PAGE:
Saturday, 30 April 2011

Diane Chamberlain's books

Many of my book-loving friends adore Diane Chamberlain's novels.

She's been writing for years, but it was when The Lost Daughter was published here in the UK that she really became popular.  Her writing is constantly compared to Jodi Picoult, in a way I can see why, they both write about families, relationships and moral issues, but I do feel that Jodi Picoult has the edge.  To be honest, I'd rather not compare them or group them together - I feel that they have quite different and separate writing styles.

So today I finished Diane Chamberlain's latest UK release; The Midwife's Confession.

I have an uncorrected proof copy and it has a plain front cover, the inside of the covers are plastered with quotes from reviewers and I was really surprised to see one of my own reviews quoted, just inside the front cover.

It's taken from my Amazon review of Breaking The Silence, I felt very honoured that my review was chosen to be quoted.  Mine is the second quote in the picture.

I really enjoyed The Midwife's Confession, although I did struggle with what felt like a huge cast of characters at the beginning.  Each chapter is narrated by one of the characters and it took me a while to remember just who was who, the two main narrators; Emerson and Tara are really quite similar people.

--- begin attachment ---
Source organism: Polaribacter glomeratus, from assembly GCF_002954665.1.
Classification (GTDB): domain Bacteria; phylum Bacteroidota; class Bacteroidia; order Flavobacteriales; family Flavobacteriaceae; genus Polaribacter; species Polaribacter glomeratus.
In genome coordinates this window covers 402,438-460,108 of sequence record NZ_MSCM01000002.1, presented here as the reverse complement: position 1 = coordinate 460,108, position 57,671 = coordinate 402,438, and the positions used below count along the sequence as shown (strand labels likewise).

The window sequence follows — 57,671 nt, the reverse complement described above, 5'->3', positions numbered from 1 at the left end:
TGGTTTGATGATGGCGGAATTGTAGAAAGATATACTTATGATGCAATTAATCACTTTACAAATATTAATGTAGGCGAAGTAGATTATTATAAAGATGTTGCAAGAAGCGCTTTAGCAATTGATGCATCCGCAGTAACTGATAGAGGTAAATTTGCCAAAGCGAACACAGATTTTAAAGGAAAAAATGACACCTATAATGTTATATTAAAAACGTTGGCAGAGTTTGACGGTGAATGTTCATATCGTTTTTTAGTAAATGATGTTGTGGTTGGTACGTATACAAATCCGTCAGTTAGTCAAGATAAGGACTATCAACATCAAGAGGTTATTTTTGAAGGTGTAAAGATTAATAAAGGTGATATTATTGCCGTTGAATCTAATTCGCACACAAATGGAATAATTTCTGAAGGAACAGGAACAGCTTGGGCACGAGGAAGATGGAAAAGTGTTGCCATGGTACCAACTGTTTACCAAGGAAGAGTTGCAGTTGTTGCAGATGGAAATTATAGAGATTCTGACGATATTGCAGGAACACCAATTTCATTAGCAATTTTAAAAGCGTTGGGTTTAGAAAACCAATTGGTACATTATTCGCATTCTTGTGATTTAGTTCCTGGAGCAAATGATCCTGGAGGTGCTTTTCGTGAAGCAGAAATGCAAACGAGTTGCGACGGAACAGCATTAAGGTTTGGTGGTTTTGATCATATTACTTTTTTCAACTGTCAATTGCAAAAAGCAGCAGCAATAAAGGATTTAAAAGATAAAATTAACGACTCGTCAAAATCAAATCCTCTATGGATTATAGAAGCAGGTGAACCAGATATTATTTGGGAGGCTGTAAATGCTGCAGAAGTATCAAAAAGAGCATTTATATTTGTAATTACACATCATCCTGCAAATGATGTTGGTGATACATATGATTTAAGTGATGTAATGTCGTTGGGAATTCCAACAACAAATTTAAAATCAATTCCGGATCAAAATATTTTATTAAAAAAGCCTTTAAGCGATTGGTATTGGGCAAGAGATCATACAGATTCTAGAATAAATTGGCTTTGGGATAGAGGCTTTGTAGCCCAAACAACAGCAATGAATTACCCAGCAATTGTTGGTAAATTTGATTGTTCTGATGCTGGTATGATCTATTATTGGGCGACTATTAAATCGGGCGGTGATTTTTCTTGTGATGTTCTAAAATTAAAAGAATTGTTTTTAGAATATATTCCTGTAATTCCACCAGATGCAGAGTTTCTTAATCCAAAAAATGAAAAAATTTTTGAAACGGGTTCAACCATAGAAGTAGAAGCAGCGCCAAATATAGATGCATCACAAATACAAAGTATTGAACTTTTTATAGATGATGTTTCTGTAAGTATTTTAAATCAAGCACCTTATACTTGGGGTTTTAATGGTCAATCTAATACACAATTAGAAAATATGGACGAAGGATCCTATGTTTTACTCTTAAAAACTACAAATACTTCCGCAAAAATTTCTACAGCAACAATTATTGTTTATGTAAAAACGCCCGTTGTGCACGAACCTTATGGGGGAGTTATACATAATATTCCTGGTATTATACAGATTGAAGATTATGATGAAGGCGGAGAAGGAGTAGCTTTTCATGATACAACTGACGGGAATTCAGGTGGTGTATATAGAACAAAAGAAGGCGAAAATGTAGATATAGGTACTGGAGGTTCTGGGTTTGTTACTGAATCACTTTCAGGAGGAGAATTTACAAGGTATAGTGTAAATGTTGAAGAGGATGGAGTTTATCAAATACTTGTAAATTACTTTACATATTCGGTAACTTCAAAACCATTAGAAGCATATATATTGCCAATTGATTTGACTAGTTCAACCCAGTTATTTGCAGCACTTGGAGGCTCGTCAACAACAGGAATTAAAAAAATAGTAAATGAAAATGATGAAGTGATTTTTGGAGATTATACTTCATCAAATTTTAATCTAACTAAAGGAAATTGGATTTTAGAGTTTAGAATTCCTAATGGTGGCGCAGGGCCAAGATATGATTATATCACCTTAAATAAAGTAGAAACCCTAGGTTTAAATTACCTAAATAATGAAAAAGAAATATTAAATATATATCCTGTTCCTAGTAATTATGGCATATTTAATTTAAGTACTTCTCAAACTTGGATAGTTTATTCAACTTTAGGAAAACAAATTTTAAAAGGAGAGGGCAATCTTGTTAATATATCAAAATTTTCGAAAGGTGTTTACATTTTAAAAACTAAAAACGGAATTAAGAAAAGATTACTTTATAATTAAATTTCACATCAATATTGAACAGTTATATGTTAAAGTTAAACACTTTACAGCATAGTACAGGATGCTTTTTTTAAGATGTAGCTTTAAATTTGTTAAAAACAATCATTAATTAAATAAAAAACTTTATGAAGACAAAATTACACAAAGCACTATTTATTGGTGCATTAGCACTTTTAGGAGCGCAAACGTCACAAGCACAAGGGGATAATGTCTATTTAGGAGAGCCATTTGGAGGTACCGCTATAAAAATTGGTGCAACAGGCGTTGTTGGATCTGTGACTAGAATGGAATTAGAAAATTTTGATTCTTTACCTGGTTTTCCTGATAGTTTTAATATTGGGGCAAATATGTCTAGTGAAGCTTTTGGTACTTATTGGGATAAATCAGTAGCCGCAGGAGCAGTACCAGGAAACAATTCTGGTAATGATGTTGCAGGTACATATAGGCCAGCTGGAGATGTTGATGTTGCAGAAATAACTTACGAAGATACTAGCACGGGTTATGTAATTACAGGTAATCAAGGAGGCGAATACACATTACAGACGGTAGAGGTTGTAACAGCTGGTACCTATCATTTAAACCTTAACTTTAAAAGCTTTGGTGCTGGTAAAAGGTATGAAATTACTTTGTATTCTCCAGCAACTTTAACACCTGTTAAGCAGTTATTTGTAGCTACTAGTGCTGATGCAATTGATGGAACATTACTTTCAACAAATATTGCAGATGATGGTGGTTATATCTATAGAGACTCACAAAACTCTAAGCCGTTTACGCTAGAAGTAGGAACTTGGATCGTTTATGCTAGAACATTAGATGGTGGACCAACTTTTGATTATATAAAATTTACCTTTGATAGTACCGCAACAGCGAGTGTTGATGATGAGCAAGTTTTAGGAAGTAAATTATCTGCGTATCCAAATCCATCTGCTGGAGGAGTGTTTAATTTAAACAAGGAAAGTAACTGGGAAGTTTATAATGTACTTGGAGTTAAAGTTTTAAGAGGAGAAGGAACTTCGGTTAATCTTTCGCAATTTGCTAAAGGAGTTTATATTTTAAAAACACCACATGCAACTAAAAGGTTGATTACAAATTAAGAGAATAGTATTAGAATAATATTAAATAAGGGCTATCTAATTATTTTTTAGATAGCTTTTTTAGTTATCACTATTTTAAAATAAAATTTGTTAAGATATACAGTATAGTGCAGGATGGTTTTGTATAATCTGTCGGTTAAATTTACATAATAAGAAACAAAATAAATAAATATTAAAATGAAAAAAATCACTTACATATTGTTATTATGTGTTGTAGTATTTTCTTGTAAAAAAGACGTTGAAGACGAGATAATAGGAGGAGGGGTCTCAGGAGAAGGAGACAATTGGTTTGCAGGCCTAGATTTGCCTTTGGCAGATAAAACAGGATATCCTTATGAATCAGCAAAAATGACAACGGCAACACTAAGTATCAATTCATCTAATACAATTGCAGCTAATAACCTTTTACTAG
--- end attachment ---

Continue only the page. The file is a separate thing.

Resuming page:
The story deals with many difficult and quite sensitive issues, not least the suicide of Emerson and Tara's good friend Noelle.   The three of them were like sisters and Noelle's decision was a massive shock to them.  It is only as they start to clear Noelle's belongings that they uncover her secrets and discover her secret life - they realise then that they didn't know her as well as they had thought.   The story goes back and forth; the past outlines Noelle's story and the present deals with the fallout from her suicide.

This is a very cleverly written story and although I found it slow going at the beginning, it soon increases in pace with twists and turns in almost every chapter.
All in all, this is a good read, dealing very well with many issues, although there were a couple of parts of Noelle's story that for me, seemed unnecessary, they didn't fit well into the story and were left unexplored.

Some excellent characters, not least the two daughters; Grace and Jenny.

Diane Chamberlain fans are going to love this book.


  1. Anne, I'm a Jodi Picoult fan and have also just started reading Diane Chamberlain books. I agree there are similarities but I think they have their own distinct styles. Have you read any other Diane Chamberlain books? Have you read the Bay at Midnight?

  2. Hi Lisa. I loved Breaking The Silence and thought The Lost Daughter was good but not fabulous. I started The Bay at Midnight but gave up, but to be honest I think that was more about my mood at the time, than the book.

  3. i have never read any Diane Chamberlin books will give her a go!